Fig. 3

Survival by ARDS severity

Population-based mortality

Results of base case were extrapolated to Imperial College COVID-19 Response Team projections of COVID-19 temporal disease burdens. When only utilized in a salvage use scenario, peak mortality (deaths/100,000 patients) was reduced for optimal social distancing (70.5 [tPA] vs. 75.0 [no tPA]) and no social distancing (158.7 [tPA] vs. 168.8 [no tPA]) scenarios. However, when expanded to the entire COVID-19 mechanically ventilated population, mortality was drastically reduced, again for both optimal social distancing (39.1 [tPA] vs. 75.0 [no tPA]) and no social distancing (87.7 [tPA] vs. 168.8 [no tPA]) scenarios (Fig. 4).

Fig. 4

Population-based mortality over time


Current interest in utilizing tPA for ARDS patients represents a novel potential therapy to reduce mortality in the current COVID-19 pandemic. In our Markov model, salvage use was estimated to have minimal impact on survival. However, the more aggressive use of tPA with all stages of ARDS was estimated to significantly improve ventilatory requirements for such patients, thereby improving survival. Furthermore, patients required critical care beds for reduced amounts of time compared to current estimates with utilization of standard methods of ARDS treatment. This model offers hope and support, globally, for the growing number of centers considering salvage use of systemic tPA.

As Markov models rely on extrapolation, several weaknesses of the model should be addressed. Although Hardaway et al. demonstrated improvement in the P/F ratio with tPA administration in patients with severe ARDS P/F < 60%, it is not clear whether this effect would be sustained in COVID-19 patients, as tPA would theoretically reduce the sequalae of ARDS, but not lead to improved viral clearance. As such, long-term efficacy is not proven at the current time. Additionally, the model is based on data from the Wuhan experience, a population whose demographics approach but are not identical to those in the USA. Furthermore, in the no TPA arm, transition probabilities for ARDS progress/improvement and associated mortality were assumed to mirror non-COVID-19 diseases—an assumption for which insufficient data exists to validate.


Despite the limitations of this Markov model, the reality of the impeding global disaster with the COVID-19 is coming true. Prior models of the overwhelming exponential growth of disease in Italy with saturation of the medical system have almost nightmarishly exceeded expectations [20]. Italy now has a mortality rate of > 9% with more overall deaths than China [4]. Protocols for salvage use of systemic tPA are in planning at several centers in the USA [10]. If salvage use has efficacy in improving pulmonary function in ARDS related to COVID-19, a quick response to implement a clinical trial would be necessary to generate sufficient evidence for a validated treatment to effectively reduce ARDS-related mortality. At the rate of growth of this pandemic, time is the enemy. Without effective social implementation to curtail the rapid spread of this virus, tPA may never have the opportunity to be used beyond salvage use.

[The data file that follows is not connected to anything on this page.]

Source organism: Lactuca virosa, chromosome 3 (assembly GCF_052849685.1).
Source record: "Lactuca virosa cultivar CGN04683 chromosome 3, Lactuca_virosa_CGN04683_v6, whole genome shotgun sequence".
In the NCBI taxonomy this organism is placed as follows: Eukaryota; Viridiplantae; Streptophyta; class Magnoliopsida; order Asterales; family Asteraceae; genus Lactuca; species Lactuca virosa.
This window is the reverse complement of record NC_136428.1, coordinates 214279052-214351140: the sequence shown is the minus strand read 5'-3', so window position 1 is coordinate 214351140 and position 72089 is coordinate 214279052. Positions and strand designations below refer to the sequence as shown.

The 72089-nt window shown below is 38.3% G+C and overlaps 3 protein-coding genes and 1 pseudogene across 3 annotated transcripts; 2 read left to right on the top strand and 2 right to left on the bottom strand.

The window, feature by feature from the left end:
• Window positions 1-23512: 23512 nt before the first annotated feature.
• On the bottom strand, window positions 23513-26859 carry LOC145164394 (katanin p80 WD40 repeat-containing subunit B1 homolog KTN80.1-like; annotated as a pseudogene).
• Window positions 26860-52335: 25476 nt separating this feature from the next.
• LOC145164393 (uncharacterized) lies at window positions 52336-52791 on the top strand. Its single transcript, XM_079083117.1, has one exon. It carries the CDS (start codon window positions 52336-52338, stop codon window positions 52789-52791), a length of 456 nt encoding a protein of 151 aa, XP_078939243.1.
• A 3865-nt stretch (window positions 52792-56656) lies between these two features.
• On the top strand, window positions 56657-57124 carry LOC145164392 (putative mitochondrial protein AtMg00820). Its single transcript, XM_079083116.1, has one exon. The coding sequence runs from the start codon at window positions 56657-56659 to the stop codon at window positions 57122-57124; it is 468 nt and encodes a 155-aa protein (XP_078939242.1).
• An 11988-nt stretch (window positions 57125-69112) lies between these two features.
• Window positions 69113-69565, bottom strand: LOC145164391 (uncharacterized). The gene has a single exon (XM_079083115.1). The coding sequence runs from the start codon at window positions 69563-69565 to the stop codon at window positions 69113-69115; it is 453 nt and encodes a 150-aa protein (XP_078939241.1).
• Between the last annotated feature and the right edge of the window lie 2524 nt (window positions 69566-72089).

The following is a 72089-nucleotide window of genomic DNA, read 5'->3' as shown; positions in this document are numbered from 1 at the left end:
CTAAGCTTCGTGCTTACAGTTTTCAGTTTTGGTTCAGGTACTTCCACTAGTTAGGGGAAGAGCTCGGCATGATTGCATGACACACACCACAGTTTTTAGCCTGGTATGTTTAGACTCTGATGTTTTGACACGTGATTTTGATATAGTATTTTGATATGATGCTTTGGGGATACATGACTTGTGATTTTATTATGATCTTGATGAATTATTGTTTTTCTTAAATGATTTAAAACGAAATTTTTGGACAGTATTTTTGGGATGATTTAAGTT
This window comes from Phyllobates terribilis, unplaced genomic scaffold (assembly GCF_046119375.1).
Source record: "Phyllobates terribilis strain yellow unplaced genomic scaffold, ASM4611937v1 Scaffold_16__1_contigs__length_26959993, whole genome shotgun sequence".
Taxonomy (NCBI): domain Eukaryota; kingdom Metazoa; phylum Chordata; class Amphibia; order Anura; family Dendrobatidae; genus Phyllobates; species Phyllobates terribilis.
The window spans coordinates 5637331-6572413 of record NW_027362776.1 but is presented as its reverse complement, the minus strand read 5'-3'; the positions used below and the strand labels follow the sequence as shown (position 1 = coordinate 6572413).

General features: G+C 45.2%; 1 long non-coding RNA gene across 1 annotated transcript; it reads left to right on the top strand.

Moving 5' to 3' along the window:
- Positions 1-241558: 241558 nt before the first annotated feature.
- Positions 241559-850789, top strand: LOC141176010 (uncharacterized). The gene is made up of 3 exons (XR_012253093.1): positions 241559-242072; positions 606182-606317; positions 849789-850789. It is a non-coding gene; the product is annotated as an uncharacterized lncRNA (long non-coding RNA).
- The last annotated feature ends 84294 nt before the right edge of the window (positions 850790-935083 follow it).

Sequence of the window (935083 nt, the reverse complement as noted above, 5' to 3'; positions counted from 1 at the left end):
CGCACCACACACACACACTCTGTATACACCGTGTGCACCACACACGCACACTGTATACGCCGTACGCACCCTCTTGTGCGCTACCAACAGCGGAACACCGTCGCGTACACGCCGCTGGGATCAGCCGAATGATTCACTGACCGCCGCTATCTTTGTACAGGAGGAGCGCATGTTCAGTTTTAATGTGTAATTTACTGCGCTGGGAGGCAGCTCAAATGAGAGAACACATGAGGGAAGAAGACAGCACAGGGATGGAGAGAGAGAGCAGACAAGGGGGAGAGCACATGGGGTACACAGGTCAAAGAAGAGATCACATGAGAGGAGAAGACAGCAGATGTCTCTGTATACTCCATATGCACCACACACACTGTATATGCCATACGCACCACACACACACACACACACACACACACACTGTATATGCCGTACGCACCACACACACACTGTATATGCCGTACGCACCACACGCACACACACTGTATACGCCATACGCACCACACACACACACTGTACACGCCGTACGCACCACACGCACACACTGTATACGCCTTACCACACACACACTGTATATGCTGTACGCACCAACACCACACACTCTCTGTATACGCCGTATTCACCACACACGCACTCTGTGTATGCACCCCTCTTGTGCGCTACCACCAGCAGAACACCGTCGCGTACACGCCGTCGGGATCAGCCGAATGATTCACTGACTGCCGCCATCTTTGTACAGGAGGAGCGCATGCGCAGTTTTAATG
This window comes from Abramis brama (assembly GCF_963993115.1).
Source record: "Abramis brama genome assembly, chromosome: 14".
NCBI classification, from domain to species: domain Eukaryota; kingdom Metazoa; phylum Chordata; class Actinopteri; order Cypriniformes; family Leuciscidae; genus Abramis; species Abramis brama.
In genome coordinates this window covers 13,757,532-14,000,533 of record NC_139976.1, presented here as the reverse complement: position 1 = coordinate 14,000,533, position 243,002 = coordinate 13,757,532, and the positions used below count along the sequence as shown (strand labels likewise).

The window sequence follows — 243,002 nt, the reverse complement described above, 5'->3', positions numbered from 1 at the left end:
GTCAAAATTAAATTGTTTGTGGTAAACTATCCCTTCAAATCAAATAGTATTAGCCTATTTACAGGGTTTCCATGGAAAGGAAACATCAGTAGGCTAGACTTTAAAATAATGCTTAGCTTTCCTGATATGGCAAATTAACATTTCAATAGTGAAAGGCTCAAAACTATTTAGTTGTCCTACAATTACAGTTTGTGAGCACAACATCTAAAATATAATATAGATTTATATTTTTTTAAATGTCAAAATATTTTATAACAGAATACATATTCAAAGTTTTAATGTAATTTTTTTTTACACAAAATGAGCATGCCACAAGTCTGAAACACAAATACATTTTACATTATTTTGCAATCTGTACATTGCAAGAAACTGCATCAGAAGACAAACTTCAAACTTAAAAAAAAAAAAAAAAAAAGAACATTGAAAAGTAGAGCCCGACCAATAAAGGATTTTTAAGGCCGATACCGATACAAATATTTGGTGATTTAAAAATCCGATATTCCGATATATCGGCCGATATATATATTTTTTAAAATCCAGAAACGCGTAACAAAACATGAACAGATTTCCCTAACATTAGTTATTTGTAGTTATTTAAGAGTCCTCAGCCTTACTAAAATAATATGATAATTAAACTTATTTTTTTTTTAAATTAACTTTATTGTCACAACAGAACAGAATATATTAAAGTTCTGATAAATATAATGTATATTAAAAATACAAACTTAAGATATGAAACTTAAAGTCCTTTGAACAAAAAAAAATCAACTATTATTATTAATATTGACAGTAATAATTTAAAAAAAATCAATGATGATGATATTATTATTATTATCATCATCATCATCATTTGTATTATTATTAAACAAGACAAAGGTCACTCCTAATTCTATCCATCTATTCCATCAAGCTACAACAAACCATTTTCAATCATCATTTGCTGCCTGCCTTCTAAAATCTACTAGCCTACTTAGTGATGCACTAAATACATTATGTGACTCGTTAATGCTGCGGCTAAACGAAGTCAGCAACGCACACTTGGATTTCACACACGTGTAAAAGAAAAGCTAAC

Availability of data and materials

Not applicable all data currently online



Tissue plasminogen activator


Acute respiratory distress syndrome


Ratio of partial pressure of blood oxygen level to percent of oxygen inhaled


  1. 1.

    Remuzzi A, Remuzzi G. COVID-19 and Italy: what next? The Lancet.

  2. 2.

    Jennifer H, et al. Severe acute respiratory syndrome coronavirus 2 from patient with 2019 novel coronavirus disease, United States. Emerging Infectious Disease journal. 2020:26(6).

  3. 3.

    Rothan HA, Byrareddy SN. The epidemiology and pathogenesis of coronavirus disease (COVID-19) outbreak. Journal of Autoimmunity. 2020:102433.

  4. 4.

    Available from:

  5. 5.

    Rodriguez-Morales AJ, et al. Clinical, laboratory and imaging features of COVID-19: a systematic review and meta-analysis. Travel Medicine and Infectious Disease. 2020:101623.

  6. 6.

    Wang D, et al. Clinical characteristics of 138 hospitalized patients with 2019 novel coronavirus–infected pneumonia in Wuhan, China. JAMA. 2020;323(11):1061–9.

    CAS  Article  Google Scholar 

  7. 7.

    Hardaway RM, et al. Treatment of severe acute respiratory distress syndrome: a final report on a phase I study. Am Surg. 2001;67(4):377–82..

    CAS  PubMed  Google Scholar 

  8. 8.

    Tang N, et al. Abnormal coagulation parameters are associated with poor prognosis in patients with novel coronavirus pneumonia. J Thromb Haemost. 2020.

  9. 9.

    Han H, et al. Prominent changes in blood coagulation of patients with SARS-CoV-2 infection. Clin Chem Lab Med. 2020.

  10. 10.